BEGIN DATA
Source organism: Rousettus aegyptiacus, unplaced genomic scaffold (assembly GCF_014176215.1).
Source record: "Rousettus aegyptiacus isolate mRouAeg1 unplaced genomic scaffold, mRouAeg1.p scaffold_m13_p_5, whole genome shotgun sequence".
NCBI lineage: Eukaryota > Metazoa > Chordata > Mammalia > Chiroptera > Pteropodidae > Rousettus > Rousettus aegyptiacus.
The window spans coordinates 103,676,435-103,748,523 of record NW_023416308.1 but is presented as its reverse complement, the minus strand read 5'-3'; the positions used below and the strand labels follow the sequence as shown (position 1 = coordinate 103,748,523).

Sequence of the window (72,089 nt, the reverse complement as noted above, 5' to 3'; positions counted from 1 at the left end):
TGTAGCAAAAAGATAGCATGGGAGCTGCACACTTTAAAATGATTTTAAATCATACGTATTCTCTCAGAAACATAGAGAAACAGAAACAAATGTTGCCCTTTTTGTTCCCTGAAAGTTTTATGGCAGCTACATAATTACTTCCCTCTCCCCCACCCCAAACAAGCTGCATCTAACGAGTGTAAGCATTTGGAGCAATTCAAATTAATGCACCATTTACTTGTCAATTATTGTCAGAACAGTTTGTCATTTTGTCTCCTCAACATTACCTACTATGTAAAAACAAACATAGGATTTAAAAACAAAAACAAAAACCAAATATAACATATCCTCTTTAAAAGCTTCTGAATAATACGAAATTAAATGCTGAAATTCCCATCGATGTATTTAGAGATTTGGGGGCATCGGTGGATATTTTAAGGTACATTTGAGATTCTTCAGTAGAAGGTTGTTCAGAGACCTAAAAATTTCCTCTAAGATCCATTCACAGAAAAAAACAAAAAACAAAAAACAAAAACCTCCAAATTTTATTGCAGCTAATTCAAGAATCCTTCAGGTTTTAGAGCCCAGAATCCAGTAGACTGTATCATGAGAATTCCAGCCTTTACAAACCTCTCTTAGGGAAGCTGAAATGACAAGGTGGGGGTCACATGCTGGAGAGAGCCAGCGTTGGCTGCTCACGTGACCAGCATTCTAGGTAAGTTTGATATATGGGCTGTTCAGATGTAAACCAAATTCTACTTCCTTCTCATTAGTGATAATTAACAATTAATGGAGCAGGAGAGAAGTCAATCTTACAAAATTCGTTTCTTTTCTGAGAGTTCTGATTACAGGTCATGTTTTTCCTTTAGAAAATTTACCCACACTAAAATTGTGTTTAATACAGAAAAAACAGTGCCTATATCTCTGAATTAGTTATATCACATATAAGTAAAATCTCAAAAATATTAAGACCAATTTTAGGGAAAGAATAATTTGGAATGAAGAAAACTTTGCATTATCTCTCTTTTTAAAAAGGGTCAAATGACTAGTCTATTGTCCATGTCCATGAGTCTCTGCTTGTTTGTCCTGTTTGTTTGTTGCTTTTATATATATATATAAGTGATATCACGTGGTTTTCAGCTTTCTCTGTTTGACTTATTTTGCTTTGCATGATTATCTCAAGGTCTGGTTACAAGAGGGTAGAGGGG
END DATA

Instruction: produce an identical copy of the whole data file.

Source organism: Rousettus aegyptiacus, unplaced genomic scaffold (assembly GCF_014176215.1).
Source record: "Rousettus aegyptiacus isolate mRouAeg1 unplaced genomic scaffold, mRouAeg1.p scaffold_m13_p_5, whole genome shotgun sequence".
NCBI lineage: Eukaryota > Metazoa > Chordata > Mammalia > Chiroptera > Pteropodidae > Rousettus > Rousettus aegyptiacus.
The window spans coordinates 103,676,435-103,748,523 of record NW_023416308.1 but is presented as its reverse complement, the minus strand read 5'-3'; the positions used below and the strand labels follow the sequence as shown (position 1 = coordinate 103,748,523).

Sequence of the window (72,089 nt, the reverse complement as noted above, 5' to 3'; positions counted from 1 at the left end):
TGTAGCAAAAAGATAGCATGGGAGCTGCACACTTTAAAATGATTTTAAATCATACGTATTCTCTCAGAAACATAGAGAAACAGAAACAAATGTTGCCCTTTTTGTTCCCTGAAAGTTTTATGGCAGCTACATAATTACTTCCCTCTCCCCCACCCCAAACAAGCTGCATCTAACGAGTGTAAGCATTTGGAGCAATTCAAATTAATGCACCATTTACTTGTCAATTATTGTCAGAACAGTTTGTCATTTTGTCTCCTCAACATTACCTACTATGTAAAAACAAACATAGGATTTAAAAACAAAAACAAAAACCAAATATAACATATCCTCTTTAAAAGCTTCTGAATAATACGAAATTAAATGCTGAAATTCCCATCGATGTATTTAGAGATTTGGGGGCATCGGTGGATATTTTAAGGTACATTTGAGATTCTTCAGTAGAAGGTTGTTCAGAGACCTAAAAATTTCCTCTAAGATCCATTCACAGAAAAAAACAAAAAACAAAAAACAAAAACCTCCAAATTTTATTGCAGCTAATTCAAGAATCCTTCAGGTTTTAGAGCCCAGAATCCAGTAGACTGTATCATGAGAATTCCAGCCTTTACAAACCTCTCTTAGGGAAGCTGAAATGACAAGGTGGGGGTCACATGCTGGAGAGAGCCAGCGTTGGCTGCTCACGTGACCAGCATTCTAGGTAAGTTTGATATATGGGCTGTTCAGATGTAAACCAAATTCTACTTCCTTCTCATTAGTGATAATTAACAATTAATGGAGCAGGAGAGAAGTCAATCTTACAAAATTCGTTTCTTTTCTGAGAGTTCTGATTACAGGTCATGTTTTTCCTTTAGAAAATTTACCCACACTAAAATTGTGTTTAATACAGAAAAAACAGTGCCTATATCTCTGAATTAGTTATATCACATATAAGTAAAATCTCAAAAATATTAAGACCAATTTTAGGGAAAGAATAATTTGGAATGAAGAAAACTTTGCATTATCTCTCTTTTTAAAAAGGGTCAAATGACTAGTCTATTGTCCATGTCCATGAGTCTCTGCTTGTTTGTCCTGTTTGTTTGTTGCTTTTATATATATATATAAGTGATATCACGTGGTTTTCAGCTTTCTCTGTTTGACTTATTTTGCTTTGCATGATTATCTCAAGGTCTGGTTACAAGAGGGTAGAGGGG